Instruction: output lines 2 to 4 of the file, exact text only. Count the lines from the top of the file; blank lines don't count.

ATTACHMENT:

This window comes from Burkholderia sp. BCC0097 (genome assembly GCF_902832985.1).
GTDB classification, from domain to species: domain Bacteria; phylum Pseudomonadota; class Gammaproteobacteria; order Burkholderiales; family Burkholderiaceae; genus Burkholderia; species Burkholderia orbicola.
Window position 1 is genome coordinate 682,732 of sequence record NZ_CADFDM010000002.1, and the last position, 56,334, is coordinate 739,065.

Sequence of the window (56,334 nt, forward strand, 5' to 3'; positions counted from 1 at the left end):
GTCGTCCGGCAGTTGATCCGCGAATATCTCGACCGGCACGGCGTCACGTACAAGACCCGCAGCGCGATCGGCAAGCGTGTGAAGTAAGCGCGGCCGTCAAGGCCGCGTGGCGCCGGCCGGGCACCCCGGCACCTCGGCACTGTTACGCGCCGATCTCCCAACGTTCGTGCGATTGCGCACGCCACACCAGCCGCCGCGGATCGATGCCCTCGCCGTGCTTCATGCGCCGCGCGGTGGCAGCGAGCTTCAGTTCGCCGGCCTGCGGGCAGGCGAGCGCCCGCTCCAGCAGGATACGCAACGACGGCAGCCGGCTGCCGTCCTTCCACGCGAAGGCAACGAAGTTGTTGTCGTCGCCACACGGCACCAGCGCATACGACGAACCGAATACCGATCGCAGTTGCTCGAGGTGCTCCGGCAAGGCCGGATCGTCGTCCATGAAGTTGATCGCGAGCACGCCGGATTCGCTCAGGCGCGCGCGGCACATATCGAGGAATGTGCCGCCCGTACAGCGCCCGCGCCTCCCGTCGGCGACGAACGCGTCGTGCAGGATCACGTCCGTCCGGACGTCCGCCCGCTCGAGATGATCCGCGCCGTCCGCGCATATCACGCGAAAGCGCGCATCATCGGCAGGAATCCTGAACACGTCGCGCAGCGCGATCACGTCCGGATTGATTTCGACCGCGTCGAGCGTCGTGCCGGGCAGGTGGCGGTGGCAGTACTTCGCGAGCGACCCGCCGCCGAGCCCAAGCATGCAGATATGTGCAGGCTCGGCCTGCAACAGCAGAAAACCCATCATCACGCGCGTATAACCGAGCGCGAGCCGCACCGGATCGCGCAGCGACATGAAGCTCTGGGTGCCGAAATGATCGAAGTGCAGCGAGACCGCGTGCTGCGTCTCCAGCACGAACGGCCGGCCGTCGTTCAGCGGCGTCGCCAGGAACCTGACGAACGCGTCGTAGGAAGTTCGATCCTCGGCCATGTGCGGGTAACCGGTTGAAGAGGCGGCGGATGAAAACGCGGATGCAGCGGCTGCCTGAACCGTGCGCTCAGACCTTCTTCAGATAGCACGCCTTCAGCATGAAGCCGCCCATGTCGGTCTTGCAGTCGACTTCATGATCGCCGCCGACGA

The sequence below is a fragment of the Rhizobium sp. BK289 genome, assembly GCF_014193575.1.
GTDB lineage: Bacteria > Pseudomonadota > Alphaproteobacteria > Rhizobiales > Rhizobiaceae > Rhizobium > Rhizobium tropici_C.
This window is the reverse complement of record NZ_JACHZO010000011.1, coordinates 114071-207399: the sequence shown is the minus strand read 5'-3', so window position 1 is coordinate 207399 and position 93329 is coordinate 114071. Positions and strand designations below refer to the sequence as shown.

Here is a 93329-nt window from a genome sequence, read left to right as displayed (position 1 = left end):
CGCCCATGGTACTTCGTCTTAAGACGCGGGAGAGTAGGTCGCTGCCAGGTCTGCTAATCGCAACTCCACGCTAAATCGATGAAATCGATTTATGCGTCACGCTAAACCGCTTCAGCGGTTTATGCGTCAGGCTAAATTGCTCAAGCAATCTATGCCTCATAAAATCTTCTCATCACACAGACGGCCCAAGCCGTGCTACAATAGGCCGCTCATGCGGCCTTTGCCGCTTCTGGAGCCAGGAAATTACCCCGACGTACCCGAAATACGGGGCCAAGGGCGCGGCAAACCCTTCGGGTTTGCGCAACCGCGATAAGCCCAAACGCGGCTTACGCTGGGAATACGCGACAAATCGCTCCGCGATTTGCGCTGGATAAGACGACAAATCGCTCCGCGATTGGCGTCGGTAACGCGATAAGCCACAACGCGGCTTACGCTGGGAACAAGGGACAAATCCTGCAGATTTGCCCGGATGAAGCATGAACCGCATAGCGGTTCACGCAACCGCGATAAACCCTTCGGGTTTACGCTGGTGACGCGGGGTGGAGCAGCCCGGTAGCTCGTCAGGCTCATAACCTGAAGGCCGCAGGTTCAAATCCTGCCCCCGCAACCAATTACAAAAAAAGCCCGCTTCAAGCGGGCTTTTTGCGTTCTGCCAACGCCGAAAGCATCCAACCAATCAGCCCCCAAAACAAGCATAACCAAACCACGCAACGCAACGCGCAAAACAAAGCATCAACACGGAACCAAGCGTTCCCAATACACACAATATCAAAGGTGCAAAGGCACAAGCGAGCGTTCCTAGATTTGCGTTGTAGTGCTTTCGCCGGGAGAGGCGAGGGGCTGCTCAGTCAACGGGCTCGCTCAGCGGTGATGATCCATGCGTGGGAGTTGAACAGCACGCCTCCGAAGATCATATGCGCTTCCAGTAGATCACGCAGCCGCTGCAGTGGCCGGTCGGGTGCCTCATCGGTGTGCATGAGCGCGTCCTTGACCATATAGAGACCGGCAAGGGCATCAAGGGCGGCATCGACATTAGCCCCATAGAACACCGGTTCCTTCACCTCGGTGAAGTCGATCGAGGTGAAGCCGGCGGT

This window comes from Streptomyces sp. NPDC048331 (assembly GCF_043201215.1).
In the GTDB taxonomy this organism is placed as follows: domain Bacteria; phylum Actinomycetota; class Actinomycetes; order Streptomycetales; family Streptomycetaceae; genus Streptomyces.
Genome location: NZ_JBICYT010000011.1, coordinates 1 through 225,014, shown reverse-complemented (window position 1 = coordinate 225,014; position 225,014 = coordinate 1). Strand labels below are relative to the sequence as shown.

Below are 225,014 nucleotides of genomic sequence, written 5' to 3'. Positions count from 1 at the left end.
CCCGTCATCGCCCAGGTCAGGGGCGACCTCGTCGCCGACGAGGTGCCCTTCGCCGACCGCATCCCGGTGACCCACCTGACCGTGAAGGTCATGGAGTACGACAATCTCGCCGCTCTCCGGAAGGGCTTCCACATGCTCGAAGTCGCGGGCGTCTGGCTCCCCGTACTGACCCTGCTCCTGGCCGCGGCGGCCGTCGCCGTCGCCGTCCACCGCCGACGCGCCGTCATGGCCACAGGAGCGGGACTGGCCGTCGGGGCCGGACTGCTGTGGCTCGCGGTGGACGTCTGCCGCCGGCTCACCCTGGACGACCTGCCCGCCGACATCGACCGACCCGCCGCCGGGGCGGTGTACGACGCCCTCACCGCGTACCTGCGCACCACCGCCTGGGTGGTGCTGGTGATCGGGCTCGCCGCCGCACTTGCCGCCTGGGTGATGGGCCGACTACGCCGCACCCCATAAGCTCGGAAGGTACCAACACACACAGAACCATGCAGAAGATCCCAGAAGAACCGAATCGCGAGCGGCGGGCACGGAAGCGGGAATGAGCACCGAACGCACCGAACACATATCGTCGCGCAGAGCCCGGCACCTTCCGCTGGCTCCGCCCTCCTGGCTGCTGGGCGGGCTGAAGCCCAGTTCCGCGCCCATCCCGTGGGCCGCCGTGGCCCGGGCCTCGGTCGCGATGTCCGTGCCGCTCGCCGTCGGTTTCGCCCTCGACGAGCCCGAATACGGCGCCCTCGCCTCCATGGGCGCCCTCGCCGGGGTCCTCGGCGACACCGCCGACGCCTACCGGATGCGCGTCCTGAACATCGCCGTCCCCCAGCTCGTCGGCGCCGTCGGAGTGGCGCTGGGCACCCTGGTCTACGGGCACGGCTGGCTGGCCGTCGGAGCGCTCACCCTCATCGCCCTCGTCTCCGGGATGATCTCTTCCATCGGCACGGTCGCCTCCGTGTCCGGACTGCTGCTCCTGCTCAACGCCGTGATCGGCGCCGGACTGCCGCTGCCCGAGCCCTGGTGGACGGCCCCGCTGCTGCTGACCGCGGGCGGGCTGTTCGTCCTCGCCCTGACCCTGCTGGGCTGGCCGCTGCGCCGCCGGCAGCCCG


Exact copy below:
GTDB classification, from domain to species: domain Bacteria; phylum Pseudomonadota; class Gammaproteobacteria; order Burkholderiales; family Burkholderiaceae; genus Burkholderia; species Burkholderia orbicola.
Window position 1 is genome coordinate 682,732 of sequence record NZ_CADFDM010000002.1, and the last position, 56,334, is coordinate 739,065.

Sequence of the window (56,334 nt, forward strand, 5' to 3'; positions counted from 1 at the left end):